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Cash shortfall of $3.2 million solved on homelessness project

Nelson Daily Editor
By Nelson Daily Editor
January 6th, 2011

By Timothy Schafer, The Nelson Daily

The Canadian Mental Health Association-Kootenays will be calling on other funding sources to cover the $3.2 million still needed to fill the ledger for the $7 million supportive housing project recently approved for Nelson, says the association’s executive director.

Janice Ivan said there will be forthcoming announcements on the Anderson Street project for Nelson’s homeless, one day after revealing Tuesday a major $3.8 million sum will come from BC Housing.

However, although the money for the entire project has been secured, she could not say at the time who the other contributors were.

“There are definitely other partners, and more recently there has been an add-on to the partners, but until the parties that be are prepared to make an announcement I can’t respond to that,” she said, noting CMHA-K will contribute $250,000 as well. “But this is the same project, even though costs have fluctuated.”

The approval and $3.8 million in capital to build a 33-unit project to support people in Nelson who are at risk of homelessness came after several months of discussions between the Province, the City of Nelson and the CMHA-K — who will manage and operate the development.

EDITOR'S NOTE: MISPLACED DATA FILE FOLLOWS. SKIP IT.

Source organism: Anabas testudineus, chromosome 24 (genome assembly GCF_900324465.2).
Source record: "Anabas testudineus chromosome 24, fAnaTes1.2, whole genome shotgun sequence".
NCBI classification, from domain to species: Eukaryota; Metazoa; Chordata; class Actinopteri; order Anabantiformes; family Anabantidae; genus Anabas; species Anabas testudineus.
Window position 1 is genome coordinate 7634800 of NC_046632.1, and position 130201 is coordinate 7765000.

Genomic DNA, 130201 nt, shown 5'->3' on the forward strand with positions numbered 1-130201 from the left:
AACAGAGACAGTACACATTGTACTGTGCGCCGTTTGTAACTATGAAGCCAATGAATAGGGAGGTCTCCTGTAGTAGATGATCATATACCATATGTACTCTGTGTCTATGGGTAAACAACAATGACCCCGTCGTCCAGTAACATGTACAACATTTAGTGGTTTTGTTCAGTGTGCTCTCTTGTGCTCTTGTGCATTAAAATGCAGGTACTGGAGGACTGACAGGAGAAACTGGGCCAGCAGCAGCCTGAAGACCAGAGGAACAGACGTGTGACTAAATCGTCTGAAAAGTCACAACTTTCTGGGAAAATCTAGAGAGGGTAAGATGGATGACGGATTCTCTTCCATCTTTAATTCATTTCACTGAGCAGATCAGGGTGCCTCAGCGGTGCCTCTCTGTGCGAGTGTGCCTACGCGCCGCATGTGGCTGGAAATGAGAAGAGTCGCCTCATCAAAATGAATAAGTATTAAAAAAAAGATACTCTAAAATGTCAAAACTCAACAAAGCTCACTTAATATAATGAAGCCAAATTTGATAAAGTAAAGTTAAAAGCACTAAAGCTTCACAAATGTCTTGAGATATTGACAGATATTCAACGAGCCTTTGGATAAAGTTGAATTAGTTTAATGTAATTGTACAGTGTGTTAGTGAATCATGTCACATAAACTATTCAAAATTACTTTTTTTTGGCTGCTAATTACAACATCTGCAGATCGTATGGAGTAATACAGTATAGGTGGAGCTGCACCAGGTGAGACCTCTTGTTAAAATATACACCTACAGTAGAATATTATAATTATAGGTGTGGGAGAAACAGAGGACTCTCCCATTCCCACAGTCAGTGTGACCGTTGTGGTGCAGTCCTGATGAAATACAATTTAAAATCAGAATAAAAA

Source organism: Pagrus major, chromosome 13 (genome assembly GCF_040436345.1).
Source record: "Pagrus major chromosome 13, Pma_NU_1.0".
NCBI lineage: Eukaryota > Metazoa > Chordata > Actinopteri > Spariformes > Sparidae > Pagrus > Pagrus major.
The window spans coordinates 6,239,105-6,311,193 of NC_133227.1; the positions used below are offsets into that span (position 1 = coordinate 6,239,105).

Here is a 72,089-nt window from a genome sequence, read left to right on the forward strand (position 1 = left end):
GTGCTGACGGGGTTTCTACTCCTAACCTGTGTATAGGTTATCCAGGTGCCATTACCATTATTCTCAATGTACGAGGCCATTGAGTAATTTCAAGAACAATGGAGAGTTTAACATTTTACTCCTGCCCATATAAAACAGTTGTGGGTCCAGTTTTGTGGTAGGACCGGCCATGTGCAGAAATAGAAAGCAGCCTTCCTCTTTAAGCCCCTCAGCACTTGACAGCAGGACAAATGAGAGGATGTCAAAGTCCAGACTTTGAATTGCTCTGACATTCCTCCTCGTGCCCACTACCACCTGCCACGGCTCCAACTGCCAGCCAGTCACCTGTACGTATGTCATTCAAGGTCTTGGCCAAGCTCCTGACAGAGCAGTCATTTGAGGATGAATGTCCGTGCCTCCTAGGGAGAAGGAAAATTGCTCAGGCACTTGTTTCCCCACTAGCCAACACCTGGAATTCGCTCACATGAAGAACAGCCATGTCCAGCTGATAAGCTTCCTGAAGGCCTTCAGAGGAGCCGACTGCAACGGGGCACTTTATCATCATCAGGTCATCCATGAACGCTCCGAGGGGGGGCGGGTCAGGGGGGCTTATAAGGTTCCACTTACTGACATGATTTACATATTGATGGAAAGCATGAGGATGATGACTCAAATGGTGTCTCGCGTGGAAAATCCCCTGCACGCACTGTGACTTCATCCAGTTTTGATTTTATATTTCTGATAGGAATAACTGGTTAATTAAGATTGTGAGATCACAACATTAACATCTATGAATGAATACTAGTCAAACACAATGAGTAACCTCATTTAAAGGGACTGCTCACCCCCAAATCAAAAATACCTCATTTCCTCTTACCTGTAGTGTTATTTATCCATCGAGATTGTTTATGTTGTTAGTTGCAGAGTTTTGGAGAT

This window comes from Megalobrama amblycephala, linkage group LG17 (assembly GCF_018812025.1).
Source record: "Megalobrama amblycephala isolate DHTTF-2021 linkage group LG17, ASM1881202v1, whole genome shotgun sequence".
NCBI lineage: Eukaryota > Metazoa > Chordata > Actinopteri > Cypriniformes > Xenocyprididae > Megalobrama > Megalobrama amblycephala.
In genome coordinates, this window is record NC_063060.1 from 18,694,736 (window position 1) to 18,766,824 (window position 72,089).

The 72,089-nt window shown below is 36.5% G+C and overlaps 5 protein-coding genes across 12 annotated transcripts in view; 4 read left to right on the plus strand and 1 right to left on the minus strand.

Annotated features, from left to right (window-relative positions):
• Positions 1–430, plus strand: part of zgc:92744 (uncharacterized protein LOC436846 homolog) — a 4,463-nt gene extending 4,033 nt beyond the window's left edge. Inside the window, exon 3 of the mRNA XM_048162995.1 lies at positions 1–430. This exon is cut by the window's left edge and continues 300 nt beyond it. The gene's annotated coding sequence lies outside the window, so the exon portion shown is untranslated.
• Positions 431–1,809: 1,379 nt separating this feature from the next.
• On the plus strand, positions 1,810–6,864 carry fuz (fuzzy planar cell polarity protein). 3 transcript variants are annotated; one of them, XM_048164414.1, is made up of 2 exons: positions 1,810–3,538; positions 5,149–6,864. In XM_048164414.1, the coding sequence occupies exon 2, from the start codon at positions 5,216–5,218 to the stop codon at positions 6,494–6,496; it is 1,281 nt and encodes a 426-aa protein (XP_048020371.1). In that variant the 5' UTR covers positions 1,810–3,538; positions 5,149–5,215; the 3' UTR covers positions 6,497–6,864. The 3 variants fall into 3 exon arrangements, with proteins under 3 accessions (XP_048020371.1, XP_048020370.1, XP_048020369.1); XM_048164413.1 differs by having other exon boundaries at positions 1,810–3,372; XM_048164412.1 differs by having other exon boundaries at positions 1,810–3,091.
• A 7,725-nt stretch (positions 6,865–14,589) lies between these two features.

Ivan confirmed the project is still expected to achieve a LEED gold standard design and could take one year to complete. Once finished, the 33 apartment style units would be 430 square feet of private space with a large bathroom and shower, a small kitchen, a living room and a storage space.

The three-storey building would include a dining room for residents as well as other supportive services.

The anticipation is to begin the project as soon as the ground thaws in spring. The City does not have to re-approve the plans, she said, nor will there be a public process on the development, but the design will need to reviewed and updated, said Ivan.

She said there are meetings happening this month with the CMHA-K development team and the funding partners to hammer out what has to happen to get the construction going, as well as complete an operational plan.

Although the need and poverty has continued to grow across the Kootenays since the project was first drawn up seven years ago, Ivan cautioned people against calling the CMHA-K about getting on a list for a unit.

“The way this type of housing goes, there isn’t a hard copy application people fill out,” she said. “It is all done centrally through the Housing Registry. People aren’t eligible unless they apply through the Housing Registry.”

People are then screened through that process. Three months before “rent up” and the completion of the project, CMHA-K will have a clear marketing plan and advertise everywhere in Nelson for people to apply to the Housing Registry.

CMHA–Kootenays is a non-profit organization that raises awareness and promoted the mental health of all people through the provision of services, programming, advocacy and public education.


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